Chlorine in Swimming Pools: What It Does to Your Body and How to Protect Yourself

Photo of author

Chlorine is commonly used as a disinfectant in swimming pools to kill bacteria and prevent the spread of waterborne diseases. While chlorine is effective in maintaining the cleanliness of pools, it can have various effects on the human body and overall health. In this article, we will explore the potential impacts of chlorine exposure and discuss ways to mitigate its effects.

Understanding the Impact of Chlorine Exposure in Swimming

Swimming is a popular recreational activity that offers numerous health benefits. However, prolonged exposure to chlorine in swimming pools can have both short-term and long-term effects on the body. Let’s delve into the potential impacts of chlorine exposure:

  1. Irritation to the Skin and Eyes: Chlorine can cause skin dryness, itchiness, and redness, especially for individuals with sensitive skin. It can also lead to eye irritation, redness, and blurry vision.
  2. Respiratory Issues: Breathing in chlorine fumes or chlorinated water vapor can irritate the respiratory system, triggering symptoms such as coughing, wheezing, and shortness of breath. This can be particularly problematic for individuals with pre-existing respiratory conditions like asthma.
  3. Disruption of the Microbiome: Chlorine is known to kill not only harmful bacteria but also beneficial bacteria present on the skin and in the gut. This can disrupt the delicate balance of the body’s microbiome, which plays a crucial role in overall health.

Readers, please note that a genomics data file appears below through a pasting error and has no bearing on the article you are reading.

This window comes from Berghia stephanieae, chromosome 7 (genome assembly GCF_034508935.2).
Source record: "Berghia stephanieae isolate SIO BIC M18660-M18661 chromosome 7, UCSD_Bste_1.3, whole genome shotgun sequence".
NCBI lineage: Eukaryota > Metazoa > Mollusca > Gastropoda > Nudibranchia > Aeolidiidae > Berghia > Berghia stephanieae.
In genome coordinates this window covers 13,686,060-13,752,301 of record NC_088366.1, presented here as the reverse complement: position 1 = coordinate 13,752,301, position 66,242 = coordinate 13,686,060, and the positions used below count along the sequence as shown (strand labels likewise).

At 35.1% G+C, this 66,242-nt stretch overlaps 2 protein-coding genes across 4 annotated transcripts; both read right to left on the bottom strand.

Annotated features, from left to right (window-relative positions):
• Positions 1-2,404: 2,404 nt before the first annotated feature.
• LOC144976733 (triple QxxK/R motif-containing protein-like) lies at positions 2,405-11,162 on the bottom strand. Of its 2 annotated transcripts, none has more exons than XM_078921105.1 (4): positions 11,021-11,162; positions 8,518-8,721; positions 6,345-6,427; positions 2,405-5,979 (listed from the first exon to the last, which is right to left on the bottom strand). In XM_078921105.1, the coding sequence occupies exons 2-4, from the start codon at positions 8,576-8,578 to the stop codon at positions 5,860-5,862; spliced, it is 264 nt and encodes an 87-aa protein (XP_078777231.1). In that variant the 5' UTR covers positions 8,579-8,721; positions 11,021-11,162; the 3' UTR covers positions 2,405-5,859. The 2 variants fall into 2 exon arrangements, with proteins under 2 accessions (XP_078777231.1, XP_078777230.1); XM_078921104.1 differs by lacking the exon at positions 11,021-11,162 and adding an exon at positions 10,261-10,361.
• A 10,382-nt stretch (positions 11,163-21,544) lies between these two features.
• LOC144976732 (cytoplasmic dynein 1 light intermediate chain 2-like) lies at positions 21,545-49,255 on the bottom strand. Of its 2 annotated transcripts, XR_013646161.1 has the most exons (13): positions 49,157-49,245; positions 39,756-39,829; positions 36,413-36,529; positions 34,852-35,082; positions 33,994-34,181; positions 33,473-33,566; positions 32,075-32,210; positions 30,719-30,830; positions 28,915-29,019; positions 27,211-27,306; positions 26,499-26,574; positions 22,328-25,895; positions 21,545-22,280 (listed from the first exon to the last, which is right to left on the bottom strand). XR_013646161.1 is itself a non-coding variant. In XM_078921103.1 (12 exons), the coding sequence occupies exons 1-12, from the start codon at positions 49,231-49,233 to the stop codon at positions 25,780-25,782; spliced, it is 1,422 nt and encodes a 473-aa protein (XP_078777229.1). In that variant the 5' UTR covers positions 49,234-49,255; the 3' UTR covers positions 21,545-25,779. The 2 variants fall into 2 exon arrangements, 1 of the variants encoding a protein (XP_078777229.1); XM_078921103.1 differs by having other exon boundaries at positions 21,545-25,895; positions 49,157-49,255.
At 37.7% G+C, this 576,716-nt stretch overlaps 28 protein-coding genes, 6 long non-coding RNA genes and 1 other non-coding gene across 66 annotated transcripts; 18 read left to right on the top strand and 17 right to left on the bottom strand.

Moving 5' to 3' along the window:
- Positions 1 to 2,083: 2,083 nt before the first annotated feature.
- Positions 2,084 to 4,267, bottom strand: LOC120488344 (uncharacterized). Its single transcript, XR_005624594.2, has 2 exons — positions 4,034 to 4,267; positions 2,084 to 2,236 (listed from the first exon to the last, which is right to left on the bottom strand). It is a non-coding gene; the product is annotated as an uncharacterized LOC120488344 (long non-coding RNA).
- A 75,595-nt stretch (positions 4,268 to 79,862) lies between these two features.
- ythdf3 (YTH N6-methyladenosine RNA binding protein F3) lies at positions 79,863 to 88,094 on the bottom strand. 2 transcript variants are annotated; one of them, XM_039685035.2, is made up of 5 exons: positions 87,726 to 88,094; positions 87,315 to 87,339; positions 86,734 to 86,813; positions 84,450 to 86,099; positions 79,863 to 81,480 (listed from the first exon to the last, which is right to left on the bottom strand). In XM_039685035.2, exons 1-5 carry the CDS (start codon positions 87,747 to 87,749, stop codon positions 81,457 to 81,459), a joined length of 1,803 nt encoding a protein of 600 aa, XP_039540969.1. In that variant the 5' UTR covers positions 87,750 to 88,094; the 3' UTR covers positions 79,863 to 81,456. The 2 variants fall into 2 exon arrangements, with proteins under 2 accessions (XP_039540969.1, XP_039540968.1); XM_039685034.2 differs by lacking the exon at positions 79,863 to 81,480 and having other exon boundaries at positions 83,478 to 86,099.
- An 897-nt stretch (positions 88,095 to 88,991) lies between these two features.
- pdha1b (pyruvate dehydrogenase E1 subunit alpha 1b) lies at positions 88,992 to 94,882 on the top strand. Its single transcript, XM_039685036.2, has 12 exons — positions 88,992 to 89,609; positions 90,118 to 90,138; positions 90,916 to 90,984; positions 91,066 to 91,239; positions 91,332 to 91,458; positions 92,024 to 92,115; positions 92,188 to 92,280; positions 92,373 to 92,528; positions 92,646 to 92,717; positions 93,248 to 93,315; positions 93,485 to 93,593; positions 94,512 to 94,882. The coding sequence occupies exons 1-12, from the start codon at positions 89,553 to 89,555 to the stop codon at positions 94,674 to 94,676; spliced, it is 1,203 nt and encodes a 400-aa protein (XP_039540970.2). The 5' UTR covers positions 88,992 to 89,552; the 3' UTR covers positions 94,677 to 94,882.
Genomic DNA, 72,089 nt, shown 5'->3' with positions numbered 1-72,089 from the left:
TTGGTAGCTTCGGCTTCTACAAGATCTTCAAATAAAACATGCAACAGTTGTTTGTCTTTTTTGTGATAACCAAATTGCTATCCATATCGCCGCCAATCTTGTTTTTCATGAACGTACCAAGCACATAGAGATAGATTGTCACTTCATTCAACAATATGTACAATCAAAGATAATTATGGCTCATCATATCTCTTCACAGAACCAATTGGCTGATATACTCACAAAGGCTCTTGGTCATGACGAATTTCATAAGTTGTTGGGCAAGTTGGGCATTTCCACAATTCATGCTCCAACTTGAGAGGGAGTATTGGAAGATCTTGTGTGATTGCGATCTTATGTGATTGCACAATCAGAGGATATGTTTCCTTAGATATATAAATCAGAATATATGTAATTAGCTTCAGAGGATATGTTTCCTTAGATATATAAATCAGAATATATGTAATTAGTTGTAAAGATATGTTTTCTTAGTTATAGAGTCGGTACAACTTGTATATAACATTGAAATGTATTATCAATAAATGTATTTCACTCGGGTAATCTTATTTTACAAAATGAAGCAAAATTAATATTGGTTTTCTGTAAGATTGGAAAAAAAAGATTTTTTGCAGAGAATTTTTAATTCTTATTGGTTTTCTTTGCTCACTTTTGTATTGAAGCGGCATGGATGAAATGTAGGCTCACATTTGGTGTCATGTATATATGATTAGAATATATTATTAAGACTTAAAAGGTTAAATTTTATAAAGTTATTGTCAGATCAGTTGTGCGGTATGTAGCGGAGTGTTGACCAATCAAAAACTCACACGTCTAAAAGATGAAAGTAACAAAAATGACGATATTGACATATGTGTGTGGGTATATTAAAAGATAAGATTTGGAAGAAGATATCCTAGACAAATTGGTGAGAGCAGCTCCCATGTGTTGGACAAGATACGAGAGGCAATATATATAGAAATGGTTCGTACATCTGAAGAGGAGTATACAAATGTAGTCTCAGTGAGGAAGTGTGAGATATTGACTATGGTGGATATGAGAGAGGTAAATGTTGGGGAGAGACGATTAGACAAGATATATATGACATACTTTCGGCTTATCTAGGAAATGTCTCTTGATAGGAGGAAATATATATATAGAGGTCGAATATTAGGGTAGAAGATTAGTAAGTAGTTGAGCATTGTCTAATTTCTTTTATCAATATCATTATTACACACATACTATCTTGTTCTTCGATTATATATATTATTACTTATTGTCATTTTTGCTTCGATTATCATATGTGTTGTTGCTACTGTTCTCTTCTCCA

4. Dryness and Damage to Hair: Chlorine can strip the natural oils from the hair, leaving it dry, brittle, and prone to breakage. It can also cause discoloration and a greenish tint in light-colored hair.

How Chlorine Affects Your Skin, Eyes, and Respiratory System

Chlorine can have specific effects on different parts of the body, including the skin, eyes, and respiratory system. Let’s take a closer look at these impacts:

  1. Skin: Chlorine can cause dryness, itching, and redness of the skin. It can also exacerbate existing skin conditions such as eczema and dermatitis. To minimize these effects, it is recommended to shower before and after swimming to remove residual chlorine from the skin and apply moisturizers to keep the skin hydrated.
  2. Eyes: Chlorine is known to irritate the eyes, leading to redness, itching, and a burning sensation. Wearing swim goggles can provide a protective barrier and reduce direct contact between chlorine and the eyes. Additionally, using lubricating eye drops after swimming can alleviate any discomfort.